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A Week in the Williamsburg Triangle


After getting past the drama of Thursday we used the weekend to re-set. Sunday morning we attended the Newport News Calvary Chapel for church services. The music and message was just the right medicine to get me back into the right place with the proper perspective I needed.

Our campsite in the Cheatham Annex is right in the middle of this historic region. The Williamsburg Triangle (also known to some as the Historic Triangle) encompasses three sites of huge historical significance. Located on the Virginia Peninsula, the triangle is enclosed by the famous York and James Rivers on either side and features Jamestown, Yorktown and Colonial Williamsburg at its points.


The National Park Service's Colonial Parkway was constructed to connect the three historic attractions of Colonial Virginia with a scenic and bucolic roadway carefully shielded from views of commercial development. Intended to help visitors mentally return to the past, it has views of waterway and natural areas, wildlife and waterfowl along the roadway (and crossing it). The only human development that can be seen from most of the parkway is the two loading piers of Cheatham Annex, part of the Naval Weapons Station Yorktown, which borders the inland side of much of the parkway.

Near the ends of the parkway at the James River and York River, there are several pull-offs where visitors can admire the view. The Colonial Parkway is free of tolls or user fees.


The Parkway starts in Yorktown, passes through Colonial Williamsburg and ends in Jamestown. No commercial vehicles are allowed to use the parkway for transportation, although commuter traffic has increased dramatically in the early 21st century.


The first permanent English settlement in the New World was established at Jamestown on May 13, 1607. There are two major heritage sites at Jamestown: (1) Jamestown Settlement, a living history museum which includes a reconstructed Native American village, colonial fort, and replica ships operated by the Commonwealth of Virginia; and (2) Historic Jamestowne, the National Park Service site which includes Jamestown Island and the ongoing archaeological projects.


In 1699, the capital of Virginia was moved from Jamestown to a location on high ground at Middle Plantation at the suggestion of students from the College of William and Mary, which had been established there in 1693. Middle Plantation was soon renamed Williamsburg, in honor of King William III, and it was a busy place until the American Revolution.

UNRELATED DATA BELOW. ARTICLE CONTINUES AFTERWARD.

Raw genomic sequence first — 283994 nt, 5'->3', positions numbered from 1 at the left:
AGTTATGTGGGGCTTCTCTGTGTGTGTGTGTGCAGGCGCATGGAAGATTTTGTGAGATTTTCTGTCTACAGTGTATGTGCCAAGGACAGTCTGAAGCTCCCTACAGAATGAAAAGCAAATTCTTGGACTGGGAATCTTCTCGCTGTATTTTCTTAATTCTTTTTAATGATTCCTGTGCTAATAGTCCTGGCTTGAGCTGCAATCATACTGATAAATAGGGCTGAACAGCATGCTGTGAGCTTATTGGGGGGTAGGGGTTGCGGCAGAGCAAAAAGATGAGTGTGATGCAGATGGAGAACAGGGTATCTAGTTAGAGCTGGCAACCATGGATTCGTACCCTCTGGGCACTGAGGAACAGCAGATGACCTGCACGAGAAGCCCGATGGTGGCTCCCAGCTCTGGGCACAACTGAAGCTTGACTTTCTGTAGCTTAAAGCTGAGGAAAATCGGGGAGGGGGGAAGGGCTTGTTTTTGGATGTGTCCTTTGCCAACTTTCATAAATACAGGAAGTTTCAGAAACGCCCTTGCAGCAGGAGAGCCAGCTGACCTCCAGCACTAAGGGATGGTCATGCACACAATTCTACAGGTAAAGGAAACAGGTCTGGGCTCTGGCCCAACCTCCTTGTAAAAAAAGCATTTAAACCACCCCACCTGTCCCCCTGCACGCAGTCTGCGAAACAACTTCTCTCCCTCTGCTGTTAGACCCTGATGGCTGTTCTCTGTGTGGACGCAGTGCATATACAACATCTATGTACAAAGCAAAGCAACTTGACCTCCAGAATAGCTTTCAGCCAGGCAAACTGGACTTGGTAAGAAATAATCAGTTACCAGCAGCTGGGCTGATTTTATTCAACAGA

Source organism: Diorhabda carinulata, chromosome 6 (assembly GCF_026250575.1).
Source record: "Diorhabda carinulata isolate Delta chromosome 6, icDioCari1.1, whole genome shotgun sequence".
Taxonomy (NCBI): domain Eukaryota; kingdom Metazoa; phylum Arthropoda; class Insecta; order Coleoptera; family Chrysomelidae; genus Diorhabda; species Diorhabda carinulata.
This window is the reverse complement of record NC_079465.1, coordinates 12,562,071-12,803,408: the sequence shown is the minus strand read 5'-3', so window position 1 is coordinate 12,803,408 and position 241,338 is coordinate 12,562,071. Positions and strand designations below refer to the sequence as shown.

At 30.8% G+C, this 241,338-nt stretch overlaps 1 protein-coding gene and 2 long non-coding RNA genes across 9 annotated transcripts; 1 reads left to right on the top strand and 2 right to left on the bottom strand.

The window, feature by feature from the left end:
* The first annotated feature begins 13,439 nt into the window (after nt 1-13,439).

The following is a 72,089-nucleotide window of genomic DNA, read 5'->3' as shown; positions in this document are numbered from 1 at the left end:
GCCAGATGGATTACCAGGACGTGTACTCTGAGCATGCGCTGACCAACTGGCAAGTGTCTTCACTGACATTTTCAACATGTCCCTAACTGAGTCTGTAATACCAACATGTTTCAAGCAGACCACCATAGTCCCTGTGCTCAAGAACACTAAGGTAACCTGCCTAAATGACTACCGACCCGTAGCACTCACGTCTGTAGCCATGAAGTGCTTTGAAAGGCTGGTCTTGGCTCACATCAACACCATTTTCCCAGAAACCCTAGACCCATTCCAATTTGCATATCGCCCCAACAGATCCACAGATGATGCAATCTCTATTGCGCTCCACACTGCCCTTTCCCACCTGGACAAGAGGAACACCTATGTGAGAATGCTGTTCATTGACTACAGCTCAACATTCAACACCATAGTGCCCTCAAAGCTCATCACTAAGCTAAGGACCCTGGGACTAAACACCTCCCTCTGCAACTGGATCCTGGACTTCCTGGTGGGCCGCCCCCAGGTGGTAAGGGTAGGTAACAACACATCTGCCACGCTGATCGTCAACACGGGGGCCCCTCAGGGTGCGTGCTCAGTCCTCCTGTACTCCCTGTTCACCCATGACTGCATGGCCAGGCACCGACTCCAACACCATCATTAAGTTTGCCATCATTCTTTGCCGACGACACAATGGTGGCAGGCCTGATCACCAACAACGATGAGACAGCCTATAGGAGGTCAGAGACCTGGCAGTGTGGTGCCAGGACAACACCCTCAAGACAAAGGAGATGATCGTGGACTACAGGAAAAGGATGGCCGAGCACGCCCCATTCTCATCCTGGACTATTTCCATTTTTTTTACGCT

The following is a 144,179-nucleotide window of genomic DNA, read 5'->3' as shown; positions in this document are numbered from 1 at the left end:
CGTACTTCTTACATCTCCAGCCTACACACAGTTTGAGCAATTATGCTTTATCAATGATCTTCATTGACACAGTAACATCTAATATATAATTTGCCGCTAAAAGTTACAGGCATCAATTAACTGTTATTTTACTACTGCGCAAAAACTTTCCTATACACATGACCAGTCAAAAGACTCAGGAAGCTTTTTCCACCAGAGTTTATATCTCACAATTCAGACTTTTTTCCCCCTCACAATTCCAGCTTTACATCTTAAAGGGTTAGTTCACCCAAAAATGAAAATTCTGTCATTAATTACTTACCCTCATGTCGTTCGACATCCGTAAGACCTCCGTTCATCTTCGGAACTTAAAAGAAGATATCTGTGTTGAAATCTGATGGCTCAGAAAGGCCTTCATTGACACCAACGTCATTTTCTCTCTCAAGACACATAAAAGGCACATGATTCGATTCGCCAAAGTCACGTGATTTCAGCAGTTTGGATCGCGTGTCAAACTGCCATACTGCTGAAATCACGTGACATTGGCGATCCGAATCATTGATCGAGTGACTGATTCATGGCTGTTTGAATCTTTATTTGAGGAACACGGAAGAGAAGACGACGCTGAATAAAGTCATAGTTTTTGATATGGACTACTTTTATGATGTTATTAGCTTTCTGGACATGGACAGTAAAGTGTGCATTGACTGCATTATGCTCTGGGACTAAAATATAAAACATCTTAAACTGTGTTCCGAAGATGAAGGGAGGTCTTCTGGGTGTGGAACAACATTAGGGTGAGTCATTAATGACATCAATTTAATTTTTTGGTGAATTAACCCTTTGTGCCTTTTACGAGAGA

In 1780 during the revolution, the capital and government were moved to a more secure location at Richmond. Williamsburg became a largely sleepy little town for almost 150 years, as many young people left the Tidewater area in search of new lands to the west and other frontiers. In the early 20th century, the town was revived due to the preservation efforts of Reverend Dr. W.A.R. Goodwin, rector of Bruton Parish Church, and the generosity of Standard Oil heir John D. Rockefeller Jr. and his family, who shared a dream of restoring the old colonial capital city to its 18th-century state. They worked for decades to develop that vision to honor the later colonial capital.

Today, as the result of those efforts, Colonial Williamsburg is a large living museum of early American life. It has 88 original buildings and dozens of restored and recreated buildings as well as re-enactors. It is one of the most popular tourist destinations in the world. The Visitor's Center (right off the Colonial Parkway) features a short movie. It has a parking area, as automobiles are restricted from the restored area. A wheelchair-accessible shuttle bus service is provided.

The third point of the triangle is Yorktown, where General Cornwallis surrendered to George Washington in 1781 after the last land battle of the American Revolution. There are two large visitor centers, battlefield drives, and a waterfront area. The downtown historic area has numerous buildings from the pre-Revolutionary era.



We spent the better part of our time at Jamestown and Yorktown. Williamsburg really requires multiple days to experience properly due to its size. We will certainly be back to visit again. Wednesday, October 4 we had brunch with our friends, John and Ellen Clements, who drove up from Virginia Beach. The rest of our afternoon was spent washing the RV, the truck and getting ready to depart on Thursday.



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2 comentários


santarosarn
07 de out. de 2023

Williamsburg was one of my favorite places to visit when we lived in Virginia. I loved every bit of the colonial history. The five syndromes were one of my favorites. We spent two Fourth of July evenings celebrating and watching the epic fireworks there.

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Ellen Clements
Ellen Clements
06 de out. de 2023

Great to see you both again! Safe travels. 😊🙏🍁🍂

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